I've heard that there are also USB cables that use 18 AWG wires for power conductors, so let's take at some results with that: 3 feet gives us output voltage of 4.923 V, which is quite good and at 6 feet, we have 4.85 V at the end of our cable.

This is also explanation why some "chargers" have nominal output voltage of 5.1 V, even though the standard calls for nominal output voltage of 5 V. With 5.1 V, our 3 feet 20AWG cable will have 4.98 V at its output, while our 24 AWG cable will have 4.79 V at its output.

There are even special charging USB cables. Their magic is very simple: They are short and may use thick conductors, minimizing losses in the cable itself.

Bonus: How to interpret USB calbe markings: Some cables may have inscription on them such as 28AWG/1P+24AWG/2C. First value is about the data conductors. We have one twisted pair of 28 AWG conductors for data. On USB 3.0 cable, we may see something like 28AWG/3P. Second value is for the power conductors. We have two (non-twisted) wires of 24 AWG. The higher the second value is, better is the cable for charging.

TL;DR: Determine maximum charge current for your phone, get charger that can provide that much or more and is wired for fast-charging your phone brand and get a short, thick USB cable for connecting phone to the charger.


There really is no "fast" way to charge your phone. Via a computer, USB3.0 charges faster.

You could buy a power bank. You can just leave it charging at home, and then take it later and use that to charge your phone. There are also some "on the go" chargers where you can put AA batteries in and use that to charge your phone.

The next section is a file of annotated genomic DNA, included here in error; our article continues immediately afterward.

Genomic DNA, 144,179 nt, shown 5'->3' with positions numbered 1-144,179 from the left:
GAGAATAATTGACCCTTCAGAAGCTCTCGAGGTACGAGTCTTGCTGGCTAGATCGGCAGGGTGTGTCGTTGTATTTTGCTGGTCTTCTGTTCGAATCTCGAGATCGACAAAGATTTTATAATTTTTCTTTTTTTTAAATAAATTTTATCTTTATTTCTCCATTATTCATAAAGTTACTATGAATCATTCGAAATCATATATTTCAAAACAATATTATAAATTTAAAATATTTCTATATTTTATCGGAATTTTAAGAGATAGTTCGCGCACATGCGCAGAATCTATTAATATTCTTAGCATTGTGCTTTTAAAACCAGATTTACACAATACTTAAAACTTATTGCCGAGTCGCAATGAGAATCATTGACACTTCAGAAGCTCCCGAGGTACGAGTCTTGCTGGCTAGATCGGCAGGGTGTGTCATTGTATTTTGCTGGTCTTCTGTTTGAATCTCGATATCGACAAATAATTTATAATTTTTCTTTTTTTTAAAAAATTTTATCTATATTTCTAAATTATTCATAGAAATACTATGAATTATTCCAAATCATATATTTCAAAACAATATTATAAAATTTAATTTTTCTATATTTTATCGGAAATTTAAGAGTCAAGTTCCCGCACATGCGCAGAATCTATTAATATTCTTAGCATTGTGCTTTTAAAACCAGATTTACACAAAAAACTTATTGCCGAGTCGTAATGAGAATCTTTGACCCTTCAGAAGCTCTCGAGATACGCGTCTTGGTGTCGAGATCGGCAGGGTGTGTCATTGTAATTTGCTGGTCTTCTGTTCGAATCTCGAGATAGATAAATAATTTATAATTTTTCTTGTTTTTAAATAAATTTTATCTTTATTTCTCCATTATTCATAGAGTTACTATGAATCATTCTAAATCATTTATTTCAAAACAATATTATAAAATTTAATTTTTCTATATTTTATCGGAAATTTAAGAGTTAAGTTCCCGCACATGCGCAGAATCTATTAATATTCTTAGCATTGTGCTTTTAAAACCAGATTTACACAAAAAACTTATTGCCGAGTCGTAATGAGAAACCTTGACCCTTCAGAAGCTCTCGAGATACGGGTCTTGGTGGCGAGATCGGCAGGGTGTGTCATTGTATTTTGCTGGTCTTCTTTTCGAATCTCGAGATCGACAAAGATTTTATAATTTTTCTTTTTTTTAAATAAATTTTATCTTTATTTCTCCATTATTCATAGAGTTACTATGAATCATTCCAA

You could turn off the phone, while it is charging, so it doesn't consume power. Or turn it into airplane mode+turn off all not needed applications.

Other than that, there is no safe way to recharge your phone "fast".

You could also buy a phone that has changeable battery itself.

  • I have also heard that a 'power bank' and switching your phone to airplane mode will help the speed of your charge.
    – Gryphoenix
    Commented Feb 13, 2015 at 14:23
  • what do you mean by "phone that has a changeable battery"? like a phone that takes AAA batteries?? that would be awesome!
    – celeriko
    Commented Feb 13, 2015 at 16:26
  • 1
    @celeriko no, like an usual phone battery, that can be changed, which iPhones don't have.
    – s3v3ns
    Commented Feb 13, 2015 at 17:12
  • @s3v3ns OH DUH, ok yeah i forgot that those still existed... :)
    – celeriko
    Commented Feb 13, 2015 at 17:29

Something else to take into consideration, not really mentioned in any of the other posts, but does affect how fast the phone charges: Even if you had a charger capable of delivering as much current the device was wanting to draw, there is still a limit on charging speed that boils down to how Li-Ion cells charge.